But according to the account in Vayikra, the resting of the Shekhina took place on the eighth day following the erection of the Mishkan:

And it came to pass on the eighth day that Moshe called Aharon and his sons, and the elders of Israel… for today the Lord will appear to you.

Thus, the question naturally arises whether the notation of the first of Nissan as the day of the erection of the Mishkan relates to the beginning of the process – the actual erection of the structure – or to the end of the process – the Shekhina's resting on the Mishkan.

Chazal answered this question in different ways:

"And it came to pass on the day that Moshe had finished setting up the Mishkan" (Bamidbar 7:1) – The verse teaches that all seven days of the consecration, Moshe set up the Mishkan, and every morning he anointed it and disassembled it, and on that day he set it up and anointed it, but he did not disassemble it. R. Yose son of R. Yehuda said: Also on the eighth day he set it up and disassembled it, as it is stated: "And it came to pass on the first month in the second year, on the first day of the month, that the Mishkan was erected" (Shemot 40:17). We learn from here that on the twenty-third of Adar, Aharon and his sons, the Mishkan, and all the vessels were first anointed, and on Rosh Chodesh the Mishkan was erected… On that very same day, the Shekhina rested on the house, as it is stated: "And Moshe was not able to enter the Tent of Meeting" (Shemot 40:35). On that very same day, the princes offered their sacrifices, as it is stated: "And he that offered his offering the first day" (Bamidbar 7:12). "The first day" means the first day of all the days of the year. On that very same day, a fire came down from heaven and consumed the sacrifices, as it is stated: "And there came a fire out from before the Lord, and consumed upon the altar the burnt-offering and the fat" (Vayikra 9:24). On that very same day, the sons of Aharon offered a strange fire, as it is stated: "And Nadav and Avihu, the sons of Aharon, took… and they died before the Lord" (Vayikra 10:1-2). (Sifrei, Bamidbar 44)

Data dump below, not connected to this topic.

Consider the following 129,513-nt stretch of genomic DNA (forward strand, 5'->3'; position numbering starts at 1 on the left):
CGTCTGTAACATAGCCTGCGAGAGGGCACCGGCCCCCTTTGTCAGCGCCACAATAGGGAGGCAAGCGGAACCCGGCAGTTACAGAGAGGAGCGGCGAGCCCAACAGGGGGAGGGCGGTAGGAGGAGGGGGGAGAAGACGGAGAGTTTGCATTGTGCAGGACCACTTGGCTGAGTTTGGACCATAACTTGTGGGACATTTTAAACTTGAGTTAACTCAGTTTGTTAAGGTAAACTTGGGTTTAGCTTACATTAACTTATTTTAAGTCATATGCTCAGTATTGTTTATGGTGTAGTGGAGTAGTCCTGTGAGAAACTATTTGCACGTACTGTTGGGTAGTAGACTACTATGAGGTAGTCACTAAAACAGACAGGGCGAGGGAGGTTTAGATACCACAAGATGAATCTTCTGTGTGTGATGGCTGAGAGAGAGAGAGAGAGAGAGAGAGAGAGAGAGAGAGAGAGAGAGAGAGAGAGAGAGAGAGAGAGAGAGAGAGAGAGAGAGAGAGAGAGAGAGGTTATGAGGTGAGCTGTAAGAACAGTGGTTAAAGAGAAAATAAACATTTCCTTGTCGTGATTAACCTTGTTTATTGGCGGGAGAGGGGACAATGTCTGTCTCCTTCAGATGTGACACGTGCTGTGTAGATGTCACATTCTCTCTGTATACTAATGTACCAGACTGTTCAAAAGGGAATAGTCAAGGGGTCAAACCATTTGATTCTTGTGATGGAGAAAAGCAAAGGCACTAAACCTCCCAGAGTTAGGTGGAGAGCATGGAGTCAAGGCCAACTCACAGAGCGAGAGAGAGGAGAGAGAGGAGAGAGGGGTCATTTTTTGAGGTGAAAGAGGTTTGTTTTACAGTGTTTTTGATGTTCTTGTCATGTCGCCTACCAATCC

This midrash teaches that the first of Nissan was the eighth day of the Mishkan's consecration. On that day, the Shekhina rested on the Mishkan and the princes began to offer their sacrifices, as follows from what is stated in Bamidbar 7. In order to explain the implication of the plain meaning of the verses in our chapter – that it was on the first of Nissan that the Mishkan was actually erected – the Midrash explains that each day Moshe would erect the Mishkan and then disassemble it in the evening until the eighth day. On the eight day of consecration, the first of Nissan, the Mishkan was permanently erected for the first time. Rashi accepts this explanation, and other commentaries followed in his wake.